However, ELDs can be used for “a ton of stuff” besides tracking hours of service (HOS). They can provide fault code monitoring and GPS. So, in essence ELDs are not just for recording HOS, and Penske is seeing more consolidation in the marketplace. “Five years ago, TSPs needed to integrate with several other providers to provide add-on services, and even in the driver’s truck they would have different devices”, says Thompson.

This consolidation isn’t so much about one company buying another. It’s about providing more services from one provider, rather than from several providers. This consolidation can reduce complexity and make it easier for fleets to use the same solutions. Yet, besides cyber-security and driver objections, there are still some obstacles and technical issues that need to be overcome as a result of the ELD Mandate.

Thompson explains what they are: “Not all vehicles are capable of providing the data that the US government needed and many drivers often work for many firms, which means they may use several different ELDs. It, therefore, behooves the industry to make the different systems to be able to work together.”

Offer interoperability

There needs to be a core set of data to offer interoperability. “In one fleet they could have one or two ELDs or telematics systems: A fleet may be owned by the same company but they operate using different systems in different locations,” she says.  As part of the ELD Mandate there is a need for each driver to have their previous seven days of hours of service data. So, in terms of future-proofing telematics and fleets, the industry isn’t there yet.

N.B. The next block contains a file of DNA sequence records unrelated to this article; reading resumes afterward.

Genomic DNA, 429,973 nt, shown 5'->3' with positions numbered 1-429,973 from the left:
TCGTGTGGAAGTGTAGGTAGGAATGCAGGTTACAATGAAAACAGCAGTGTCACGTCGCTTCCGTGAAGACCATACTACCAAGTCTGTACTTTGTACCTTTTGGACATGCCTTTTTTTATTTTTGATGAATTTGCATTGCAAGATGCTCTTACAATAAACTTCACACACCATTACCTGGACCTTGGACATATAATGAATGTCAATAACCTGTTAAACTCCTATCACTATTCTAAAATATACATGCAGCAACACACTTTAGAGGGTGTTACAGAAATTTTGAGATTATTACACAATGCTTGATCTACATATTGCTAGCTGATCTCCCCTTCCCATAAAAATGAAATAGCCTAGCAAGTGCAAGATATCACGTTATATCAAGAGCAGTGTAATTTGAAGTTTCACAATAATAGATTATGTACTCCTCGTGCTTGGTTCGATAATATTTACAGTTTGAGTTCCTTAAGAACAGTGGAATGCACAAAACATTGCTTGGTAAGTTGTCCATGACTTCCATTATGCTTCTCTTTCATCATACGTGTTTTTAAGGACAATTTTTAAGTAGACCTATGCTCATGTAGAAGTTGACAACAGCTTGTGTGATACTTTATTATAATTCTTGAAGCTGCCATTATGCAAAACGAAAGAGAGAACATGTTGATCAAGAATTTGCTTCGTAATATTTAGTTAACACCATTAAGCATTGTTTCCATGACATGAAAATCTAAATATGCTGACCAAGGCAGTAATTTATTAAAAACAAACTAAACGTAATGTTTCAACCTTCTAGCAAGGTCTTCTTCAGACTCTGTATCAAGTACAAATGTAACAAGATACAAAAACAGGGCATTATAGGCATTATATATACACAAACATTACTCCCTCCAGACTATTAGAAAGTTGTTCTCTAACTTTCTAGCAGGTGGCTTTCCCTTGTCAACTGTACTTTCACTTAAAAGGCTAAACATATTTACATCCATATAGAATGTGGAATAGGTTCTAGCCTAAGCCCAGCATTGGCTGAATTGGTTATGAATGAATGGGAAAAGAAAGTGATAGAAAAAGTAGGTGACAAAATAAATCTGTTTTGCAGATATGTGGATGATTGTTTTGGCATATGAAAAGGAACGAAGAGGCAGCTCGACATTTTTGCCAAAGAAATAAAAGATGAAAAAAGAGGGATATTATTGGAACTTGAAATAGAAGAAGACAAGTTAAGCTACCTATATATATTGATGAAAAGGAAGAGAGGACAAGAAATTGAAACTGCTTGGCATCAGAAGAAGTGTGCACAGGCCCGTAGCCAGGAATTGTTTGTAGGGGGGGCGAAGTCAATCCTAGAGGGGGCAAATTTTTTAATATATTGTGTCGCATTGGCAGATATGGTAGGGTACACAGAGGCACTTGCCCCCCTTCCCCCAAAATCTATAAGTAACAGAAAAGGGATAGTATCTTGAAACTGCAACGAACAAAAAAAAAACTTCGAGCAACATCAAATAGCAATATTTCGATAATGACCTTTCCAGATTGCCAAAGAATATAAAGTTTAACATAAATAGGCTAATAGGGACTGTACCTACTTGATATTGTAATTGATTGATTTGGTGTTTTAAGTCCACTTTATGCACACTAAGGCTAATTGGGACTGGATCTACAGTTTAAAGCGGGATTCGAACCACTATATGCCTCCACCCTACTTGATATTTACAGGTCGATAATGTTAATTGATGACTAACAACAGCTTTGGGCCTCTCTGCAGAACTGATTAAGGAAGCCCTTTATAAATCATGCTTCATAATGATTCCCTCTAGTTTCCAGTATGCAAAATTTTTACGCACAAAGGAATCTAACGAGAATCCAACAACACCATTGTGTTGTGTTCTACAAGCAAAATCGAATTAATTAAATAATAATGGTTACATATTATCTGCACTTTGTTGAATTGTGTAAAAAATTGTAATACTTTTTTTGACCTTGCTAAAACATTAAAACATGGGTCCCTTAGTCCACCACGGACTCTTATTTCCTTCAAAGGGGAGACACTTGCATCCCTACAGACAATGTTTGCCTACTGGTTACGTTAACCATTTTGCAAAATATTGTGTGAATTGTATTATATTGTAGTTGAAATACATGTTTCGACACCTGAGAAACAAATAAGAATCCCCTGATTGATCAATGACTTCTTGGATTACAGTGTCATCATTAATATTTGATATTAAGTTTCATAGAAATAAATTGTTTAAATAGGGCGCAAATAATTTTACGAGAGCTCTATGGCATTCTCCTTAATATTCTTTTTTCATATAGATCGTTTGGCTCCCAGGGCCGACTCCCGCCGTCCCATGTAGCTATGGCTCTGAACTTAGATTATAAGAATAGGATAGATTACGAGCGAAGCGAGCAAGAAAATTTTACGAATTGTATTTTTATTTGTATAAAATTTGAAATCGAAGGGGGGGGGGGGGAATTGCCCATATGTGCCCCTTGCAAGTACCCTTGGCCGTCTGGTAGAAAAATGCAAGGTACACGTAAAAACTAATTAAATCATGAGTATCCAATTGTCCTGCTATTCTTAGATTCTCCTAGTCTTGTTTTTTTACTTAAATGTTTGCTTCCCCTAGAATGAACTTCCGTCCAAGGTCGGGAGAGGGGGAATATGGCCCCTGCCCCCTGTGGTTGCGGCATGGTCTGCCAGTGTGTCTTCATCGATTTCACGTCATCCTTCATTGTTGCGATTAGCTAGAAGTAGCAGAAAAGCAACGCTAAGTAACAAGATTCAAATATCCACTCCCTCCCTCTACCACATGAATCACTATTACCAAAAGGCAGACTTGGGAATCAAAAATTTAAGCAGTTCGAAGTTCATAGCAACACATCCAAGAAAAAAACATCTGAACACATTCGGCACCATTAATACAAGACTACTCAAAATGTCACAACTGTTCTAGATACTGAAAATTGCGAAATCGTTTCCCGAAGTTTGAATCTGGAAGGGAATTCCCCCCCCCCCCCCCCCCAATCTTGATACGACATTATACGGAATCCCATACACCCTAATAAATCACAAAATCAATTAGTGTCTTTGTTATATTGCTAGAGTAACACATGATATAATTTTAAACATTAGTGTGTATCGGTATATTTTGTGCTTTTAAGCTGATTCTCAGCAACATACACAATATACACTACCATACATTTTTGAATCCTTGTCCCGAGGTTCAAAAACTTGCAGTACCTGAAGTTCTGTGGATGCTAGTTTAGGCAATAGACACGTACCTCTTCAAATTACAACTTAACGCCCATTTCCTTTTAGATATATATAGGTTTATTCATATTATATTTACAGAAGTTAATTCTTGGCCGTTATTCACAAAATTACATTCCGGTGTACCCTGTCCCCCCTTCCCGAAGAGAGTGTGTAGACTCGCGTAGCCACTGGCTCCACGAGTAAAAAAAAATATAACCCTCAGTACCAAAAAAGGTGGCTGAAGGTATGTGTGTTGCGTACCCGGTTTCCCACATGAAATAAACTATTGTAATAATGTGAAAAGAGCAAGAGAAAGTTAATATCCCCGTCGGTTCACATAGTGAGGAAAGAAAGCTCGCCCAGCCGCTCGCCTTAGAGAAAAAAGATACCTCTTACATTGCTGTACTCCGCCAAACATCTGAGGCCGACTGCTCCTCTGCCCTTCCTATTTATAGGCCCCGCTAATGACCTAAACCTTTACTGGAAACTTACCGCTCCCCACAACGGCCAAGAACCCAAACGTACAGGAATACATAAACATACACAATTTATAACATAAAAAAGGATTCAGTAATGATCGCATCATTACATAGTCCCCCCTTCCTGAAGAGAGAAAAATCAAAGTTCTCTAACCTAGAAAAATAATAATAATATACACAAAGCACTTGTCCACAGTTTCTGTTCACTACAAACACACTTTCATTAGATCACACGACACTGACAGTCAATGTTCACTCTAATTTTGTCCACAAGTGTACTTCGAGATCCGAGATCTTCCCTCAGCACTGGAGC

Thompson concludes that it’s about device stability, regulatory compliance and cyber-security is also something that concerns fleet customers. Cyber-security is increasingly being seen as a crucial aspect of regulatory compliance, and the penalties for data breaches can be severe – much depending on which jurisdiction the data resides. Nevertheless, Shell’s Future of Fleet Report suggests that there is an exciting road ahead. It’s a future where telematics will play a key role for fleet cars, trucks and vans.

One comment

  1. Avatar George Sttaford 9th March 2020 @ 6:49 am

    The blog lays emphasis on how telematics would play a big role in defining the future of mobility. In the fleet industry, connectivity becomes all the more important to ensure effective and efficient operations.